The test of sufficiency is whether the evidence, viewed as we have viewed it in the light most favorable to the government, could be accepted by a reasonably-minded jury as adequate to support a conclusion that appellant was guilty of conspiracy beyond reasonable doubt. U. S. v. Warner, 441 F.2d 821 (CA5), Cert. denied, 404 U.S. 829, 92 S.Ct. 65, 30 L.Ed.2d 58 (1971); U. S. v. Prout, 526 F.2d 380 (CA5, 1976). The evidence does not meet this standard, with respect to whether appellant knew of the conspiracy and, with that knowledge, voluntarily joined in it.3 The government's effort to win by a nose does not succeed. Obviously, appellant's presence was highly suspicious, but this is not a substitute for evidence sufficient to prove beyond reasonable doubt.
Although it is certainly possible maybe even probable that Littrell was involved in the conspiracy, such speculation does not constitute proof beyond a reasonable doubt, and juries "must not be permitted to convict on suspicion and innuendo."
Littrell, supra, 574 F.2d at 833. If appellant was not a participant in the conspiracy there is no evidence of possession.
If nothing else can be salvaged from this case, testimony concerning Clyde deserves to be perpetuated. After the dog handler described Clyde's experience and skill this ensued:
MR. MC ABEE (prosecutor): Your Honor, at this time, I would like to submit to the Court that the testimony concerning Clyde, the bloodhound, entitles him to be considered as an expert in this case. And that the testimony of Mr. Powell concerning Clyde will be used in that light.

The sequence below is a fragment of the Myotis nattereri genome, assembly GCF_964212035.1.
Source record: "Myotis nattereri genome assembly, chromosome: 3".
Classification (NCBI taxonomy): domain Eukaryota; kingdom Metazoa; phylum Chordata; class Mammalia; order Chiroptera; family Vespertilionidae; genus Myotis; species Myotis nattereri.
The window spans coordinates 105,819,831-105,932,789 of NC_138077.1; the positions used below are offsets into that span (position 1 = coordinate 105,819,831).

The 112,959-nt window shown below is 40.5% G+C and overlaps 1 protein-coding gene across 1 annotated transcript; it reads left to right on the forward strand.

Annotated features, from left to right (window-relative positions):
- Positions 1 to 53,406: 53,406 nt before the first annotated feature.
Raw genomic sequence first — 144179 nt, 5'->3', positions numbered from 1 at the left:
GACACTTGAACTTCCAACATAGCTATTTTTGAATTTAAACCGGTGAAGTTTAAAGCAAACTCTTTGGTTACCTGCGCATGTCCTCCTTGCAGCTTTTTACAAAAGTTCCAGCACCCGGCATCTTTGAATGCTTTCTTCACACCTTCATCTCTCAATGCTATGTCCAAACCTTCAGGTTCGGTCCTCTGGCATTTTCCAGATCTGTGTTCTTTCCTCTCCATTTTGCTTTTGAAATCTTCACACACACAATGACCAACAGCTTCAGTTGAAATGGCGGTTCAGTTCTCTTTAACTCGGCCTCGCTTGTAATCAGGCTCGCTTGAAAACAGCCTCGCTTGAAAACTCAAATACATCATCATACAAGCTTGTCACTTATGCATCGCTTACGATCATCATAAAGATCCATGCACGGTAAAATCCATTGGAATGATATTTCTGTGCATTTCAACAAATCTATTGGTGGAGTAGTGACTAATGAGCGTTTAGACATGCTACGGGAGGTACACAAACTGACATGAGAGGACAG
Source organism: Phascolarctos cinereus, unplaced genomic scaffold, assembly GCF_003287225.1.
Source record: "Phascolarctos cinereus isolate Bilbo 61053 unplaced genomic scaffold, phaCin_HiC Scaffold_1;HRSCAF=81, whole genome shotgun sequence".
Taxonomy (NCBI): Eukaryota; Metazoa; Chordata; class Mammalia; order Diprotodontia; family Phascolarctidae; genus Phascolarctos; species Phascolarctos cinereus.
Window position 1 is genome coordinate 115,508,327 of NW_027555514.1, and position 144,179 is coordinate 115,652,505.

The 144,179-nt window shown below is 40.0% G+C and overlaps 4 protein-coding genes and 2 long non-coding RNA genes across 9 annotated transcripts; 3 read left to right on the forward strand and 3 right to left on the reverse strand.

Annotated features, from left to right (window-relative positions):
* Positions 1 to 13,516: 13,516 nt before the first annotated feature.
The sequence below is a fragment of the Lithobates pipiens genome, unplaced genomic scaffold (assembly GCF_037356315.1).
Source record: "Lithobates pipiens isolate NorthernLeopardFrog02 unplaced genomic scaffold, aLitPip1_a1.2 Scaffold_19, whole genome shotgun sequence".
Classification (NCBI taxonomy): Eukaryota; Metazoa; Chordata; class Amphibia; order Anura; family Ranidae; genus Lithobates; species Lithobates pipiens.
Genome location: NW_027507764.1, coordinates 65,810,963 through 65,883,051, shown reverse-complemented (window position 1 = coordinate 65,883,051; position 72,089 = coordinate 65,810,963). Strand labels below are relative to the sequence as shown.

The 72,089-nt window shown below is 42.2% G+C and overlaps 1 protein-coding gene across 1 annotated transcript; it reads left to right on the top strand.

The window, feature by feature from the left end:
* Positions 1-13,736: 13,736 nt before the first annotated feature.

MR. ENTIN (defense counsel): Your Honor, I would have to object. I think I ought to have the opportunity to confront and cross examine Clyde.
NOTE: (BRIEF COLLOQUY.)
MR. ENTIN: Your Honor, I think that the witness can testify as to what Clyde did, as to making him an expert in terms of putting him into the mind of an animal, I don't think we can do that. I think he can testify that he took the dog and the dog led him somewhere, but as to anything else, I really don't think that that makes him an expert.
THE COURT: The dog or the man?
MR. ENTIN: The dog was an expert, but the man was only carrying his leash. It's an unusual situation.
THE COURT: Well, I think if you give a full background of the dog's training and the dog's ability to smell . . .